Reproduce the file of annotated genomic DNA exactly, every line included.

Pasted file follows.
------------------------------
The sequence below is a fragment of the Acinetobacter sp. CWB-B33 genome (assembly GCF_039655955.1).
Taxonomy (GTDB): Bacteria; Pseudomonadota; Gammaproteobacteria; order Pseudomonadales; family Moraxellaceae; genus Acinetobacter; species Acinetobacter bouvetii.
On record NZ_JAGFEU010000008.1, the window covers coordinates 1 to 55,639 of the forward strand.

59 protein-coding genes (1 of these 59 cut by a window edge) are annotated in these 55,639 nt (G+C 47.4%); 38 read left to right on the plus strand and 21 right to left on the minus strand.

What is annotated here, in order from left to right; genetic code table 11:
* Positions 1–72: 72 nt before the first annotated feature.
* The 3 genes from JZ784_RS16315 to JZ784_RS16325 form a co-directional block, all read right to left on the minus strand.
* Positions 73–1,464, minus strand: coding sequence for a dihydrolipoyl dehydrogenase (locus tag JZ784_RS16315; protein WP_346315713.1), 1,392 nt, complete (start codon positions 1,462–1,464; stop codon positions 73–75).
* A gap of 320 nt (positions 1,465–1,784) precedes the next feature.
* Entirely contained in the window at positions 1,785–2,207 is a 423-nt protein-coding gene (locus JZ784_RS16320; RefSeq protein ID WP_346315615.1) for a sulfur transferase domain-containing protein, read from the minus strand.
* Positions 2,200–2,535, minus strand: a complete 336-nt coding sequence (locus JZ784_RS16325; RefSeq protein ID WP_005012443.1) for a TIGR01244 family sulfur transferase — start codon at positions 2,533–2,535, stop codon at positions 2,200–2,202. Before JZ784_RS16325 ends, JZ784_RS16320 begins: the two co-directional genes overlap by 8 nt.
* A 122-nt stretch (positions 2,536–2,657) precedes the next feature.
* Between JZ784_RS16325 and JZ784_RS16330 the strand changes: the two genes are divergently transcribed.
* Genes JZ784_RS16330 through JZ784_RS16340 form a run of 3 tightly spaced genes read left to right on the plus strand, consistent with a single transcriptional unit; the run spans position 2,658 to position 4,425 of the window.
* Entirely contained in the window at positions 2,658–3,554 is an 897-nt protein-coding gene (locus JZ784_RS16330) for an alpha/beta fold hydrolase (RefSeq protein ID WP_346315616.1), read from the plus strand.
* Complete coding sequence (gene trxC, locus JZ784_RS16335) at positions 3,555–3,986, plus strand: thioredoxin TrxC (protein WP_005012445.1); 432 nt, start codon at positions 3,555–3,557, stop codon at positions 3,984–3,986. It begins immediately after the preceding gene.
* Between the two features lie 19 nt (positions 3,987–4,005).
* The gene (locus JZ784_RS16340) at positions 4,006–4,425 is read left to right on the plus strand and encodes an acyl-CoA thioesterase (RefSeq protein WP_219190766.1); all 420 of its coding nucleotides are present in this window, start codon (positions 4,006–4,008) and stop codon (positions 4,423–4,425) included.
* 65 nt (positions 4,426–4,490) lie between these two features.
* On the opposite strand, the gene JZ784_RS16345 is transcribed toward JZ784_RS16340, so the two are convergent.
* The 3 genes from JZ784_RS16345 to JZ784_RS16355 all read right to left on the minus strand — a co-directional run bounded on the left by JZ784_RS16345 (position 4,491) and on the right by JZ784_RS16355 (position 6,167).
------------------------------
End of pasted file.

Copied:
The sequence below is a fragment of the Acinetobacter sp. CWB-B33 genome (assembly GCF_039655955.1).
Taxonomy (GTDB): Bacteria; Pseudomonadota; Gammaproteobacteria; order Pseudomonadales; family Moraxellaceae; genus Acinetobacter; species Acinetobacter bouvetii.
On record NZ_JAGFEU010000008.1, the window covers coordinates 1 to 55,639 of the forward strand.

59 protein-coding genes (1 of these 59 cut by a window edge) are annotated in these 55,639 nt (G+C 47.4%); 38 read left to right on the plus strand and 21 right to left on the minus strand.

What is annotated here, in order from left to right; genetic code table 11:
* Positions 1–72: 72 nt before the first annotated feature.
* The 3 genes from JZ784_RS16315 to JZ784_RS16325 form a co-directional block, all read right to left on the minus strand.
* Positions 73–1,464, minus strand: coding sequence for a dihydrolipoyl dehydrogenase (locus tag JZ784_RS16315; protein WP_346315713.1), 1,392 nt, complete (start codon positions 1,462–1,464; stop codon positions 73–75).
* A gap of 320 nt (positions 1,465–1,784) precedes the next feature.
* Entirely contained in the window at positions 1,785–2,207 is a 423-nt protein-coding gene (locus JZ784_RS16320; RefSeq protein ID WP_346315615.1) for a sulfur transferase domain-containing protein, read from the minus strand.
* Positions 2,200–2,535, minus strand: a complete 336-nt coding sequence (locus JZ784_RS16325; RefSeq protein ID WP_005012443.1) for a TIGR01244 family sulfur transferase — start codon at positions 2,533–2,535, stop codon at positions 2,200–2,202. Before JZ784_RS16325 ends, JZ784_RS16320 begins: the two co-directional genes overlap by 8 nt.
* A 122-nt stretch (positions 2,536–2,657) precedes the next feature.
* Between JZ784_RS16325 and JZ784_RS16330 the strand changes: the two genes are divergently transcribed.
* Genes JZ784_RS16330 through JZ784_RS16340 form a run of 3 tightly spaced genes read left to right on the plus strand, consistent with a single transcriptional unit; the run spans position 2,658 to position 4,425 of the window.
* Entirely contained in the window at positions 2,658–3,554 is an 897-nt protein-coding gene (locus JZ784_RS16330) for an alpha/beta fold hydrolase (RefSeq protein ID WP_346315616.1), read from the plus strand.
* Complete coding sequence (gene trxC, locus JZ784_RS16335) at positions 3,555–3,986, plus strand: thioredoxin TrxC (protein WP_005012445.1); 432 nt, start codon at positions 3,555–3,557, stop codon at positions 3,984–3,986. It begins immediately after the preceding gene.
* Between the two features lie 19 nt (positions 3,987–4,005).
* The gene (locus JZ784_RS16340) at positions 4,006–4,425 is read left to right on the plus strand and encodes an acyl-CoA thioesterase (RefSeq protein WP_219190766.1); all 420 of its coding nucleotides are present in this window, start codon (positions 4,006–4,008) and stop codon (positions 4,423–4,425) included.
* 65 nt (positions 4,426–4,490) lie between these two features.
* On the opposite strand, the gene JZ784_RS16345 is transcribed toward JZ784_RS16340, so the two are convergent.
* The 3 genes from JZ784_RS16345 to JZ784_RS16355 all read right to left on the minus strand — a co-directional run bounded on the left by JZ784_RS16345 (position 4,491) and on the right by JZ784_RS16355 (position 6,167).